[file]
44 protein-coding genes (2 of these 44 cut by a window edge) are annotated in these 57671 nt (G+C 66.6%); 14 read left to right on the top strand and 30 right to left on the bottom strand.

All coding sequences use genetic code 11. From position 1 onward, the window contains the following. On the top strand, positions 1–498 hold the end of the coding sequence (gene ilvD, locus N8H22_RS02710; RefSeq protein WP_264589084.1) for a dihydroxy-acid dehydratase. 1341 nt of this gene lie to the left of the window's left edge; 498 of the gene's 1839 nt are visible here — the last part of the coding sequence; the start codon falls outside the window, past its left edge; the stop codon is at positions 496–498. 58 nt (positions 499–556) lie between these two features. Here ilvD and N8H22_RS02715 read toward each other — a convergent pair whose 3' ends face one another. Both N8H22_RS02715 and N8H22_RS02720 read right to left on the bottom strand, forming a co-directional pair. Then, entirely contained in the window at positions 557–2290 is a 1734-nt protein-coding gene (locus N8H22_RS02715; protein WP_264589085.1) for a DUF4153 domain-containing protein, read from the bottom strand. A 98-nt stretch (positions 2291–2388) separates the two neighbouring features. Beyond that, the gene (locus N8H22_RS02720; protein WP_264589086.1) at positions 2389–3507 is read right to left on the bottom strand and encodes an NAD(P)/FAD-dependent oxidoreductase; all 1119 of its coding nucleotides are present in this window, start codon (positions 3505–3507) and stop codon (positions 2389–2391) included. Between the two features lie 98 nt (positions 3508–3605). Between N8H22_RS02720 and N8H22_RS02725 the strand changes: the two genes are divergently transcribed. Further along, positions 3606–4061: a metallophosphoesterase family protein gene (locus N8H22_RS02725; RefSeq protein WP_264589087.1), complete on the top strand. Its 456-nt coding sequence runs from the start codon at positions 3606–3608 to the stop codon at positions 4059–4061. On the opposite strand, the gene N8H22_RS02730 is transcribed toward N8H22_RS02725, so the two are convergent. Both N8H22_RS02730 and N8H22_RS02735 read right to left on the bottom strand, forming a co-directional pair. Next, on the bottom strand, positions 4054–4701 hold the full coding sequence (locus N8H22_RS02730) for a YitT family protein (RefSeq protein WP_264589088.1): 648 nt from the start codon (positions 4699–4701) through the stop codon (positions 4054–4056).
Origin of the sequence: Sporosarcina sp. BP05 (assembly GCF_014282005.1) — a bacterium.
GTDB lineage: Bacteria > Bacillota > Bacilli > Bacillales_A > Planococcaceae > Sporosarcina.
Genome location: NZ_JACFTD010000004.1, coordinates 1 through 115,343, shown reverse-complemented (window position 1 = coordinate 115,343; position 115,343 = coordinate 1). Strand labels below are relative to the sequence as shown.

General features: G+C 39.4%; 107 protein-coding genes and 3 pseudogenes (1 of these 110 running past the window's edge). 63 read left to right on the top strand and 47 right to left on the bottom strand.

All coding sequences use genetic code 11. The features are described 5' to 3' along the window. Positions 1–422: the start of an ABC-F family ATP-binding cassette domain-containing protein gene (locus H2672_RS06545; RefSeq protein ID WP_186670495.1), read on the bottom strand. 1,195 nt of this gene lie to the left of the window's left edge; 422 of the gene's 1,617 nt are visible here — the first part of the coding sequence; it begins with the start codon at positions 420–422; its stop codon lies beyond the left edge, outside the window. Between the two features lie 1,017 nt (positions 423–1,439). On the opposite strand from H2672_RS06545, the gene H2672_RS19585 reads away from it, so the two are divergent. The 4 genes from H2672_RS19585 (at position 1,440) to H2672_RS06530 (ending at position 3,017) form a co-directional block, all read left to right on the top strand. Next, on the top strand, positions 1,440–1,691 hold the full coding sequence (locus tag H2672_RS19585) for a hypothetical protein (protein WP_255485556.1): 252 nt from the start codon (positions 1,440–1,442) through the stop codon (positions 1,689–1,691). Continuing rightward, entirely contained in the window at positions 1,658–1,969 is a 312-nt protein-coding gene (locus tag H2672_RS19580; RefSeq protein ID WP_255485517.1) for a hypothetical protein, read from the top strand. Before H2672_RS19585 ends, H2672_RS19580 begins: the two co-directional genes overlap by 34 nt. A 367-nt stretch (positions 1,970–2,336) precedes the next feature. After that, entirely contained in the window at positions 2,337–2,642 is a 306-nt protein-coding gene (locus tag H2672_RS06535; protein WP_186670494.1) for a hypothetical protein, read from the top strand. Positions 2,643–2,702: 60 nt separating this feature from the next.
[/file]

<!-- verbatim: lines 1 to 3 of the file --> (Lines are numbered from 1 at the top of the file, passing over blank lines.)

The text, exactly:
44 protein-coding genes (2 of these 44 cut by a window edge) are annotated in these 57671 nt (G+C 66.6%); 14 read left to right on the top strand and 30 right to left on the bottom strand.

All coding sequences use genetic code 11. From position 1 onward, the window contains the following. On the top strand, positions 1–498 hold the end of the coding sequence (gene ilvD, locus N8H22_RS02710; RefSeq protein WP_264589084.1) for a dihydroxy-acid dehydratase. 1341 nt of this gene lie to the left of the window's left edge; 498 of the gene's 1839 nt are visible here — the last part of the coding sequence; the start codon falls outside the window, past its left edge; the stop codon is at positions 496–498. 58 nt (positions 499–556) lie between these two features. Here ilvD and N8H22_RS02715 read toward each other — a convergent pair whose 3' ends face one another. Both N8H22_RS02715 and N8H22_RS02720 read right to left on the bottom strand, forming a co-directional pair. Then, entirely contained in the window at positions 557–2290 is a 1734-nt protein-coding gene (locus N8H22_RS02715; protein WP_264589085.1) for a DUF4153 domain-containing protein, read from the bottom strand. A 98-nt stretch (positions 2291–2388) separates the two neighbouring features. Beyond that, the gene (locus N8H22_RS02720; protein WP_264589086.1) at positions 2389–3507 is read right to left on the bottom strand and encodes an NAD(P)/FAD-dependent oxidoreductase; all 1119 of its coding nucleotides are present in this window, start codon (positions 3505–3507) and stop codon (positions 2389–2391) included. Between the two features lie 98 nt (positions 3508–3605). Between N8H22_RS02720 and N8H22_RS02725 the strand changes: the two genes are divergently transcribed. Further along, positions 3606–4061: a metallophosphoesterase family protein gene (locus N8H22_RS02725; RefSeq protein WP_264589087.1), complete on the top strand. Its 456-nt coding sequence runs from the start codon at positions 3606–3608 to the stop codon at positions 4059–4061. On the opposite strand, the gene N8H22_RS02730 is transcribed toward N8H22_RS02725, so the two are convergent. Both N8H22_RS02730 and N8H22_RS02735 read right to left on the bottom strand, forming a co-directional pair. Next, on the bottom strand, positions 4054–4701 hold the full coding sequence (locus N8H22_RS02730) for a YitT family protein (RefSeq protein WP_264589088.1): 648 nt from the start codon (positions 4699–4701) through the stop codon (positions 4054–4056).
Origin of the sequence: Sporosarcina sp. BP05 (assembly GCF_014282005.1) — a bacterium.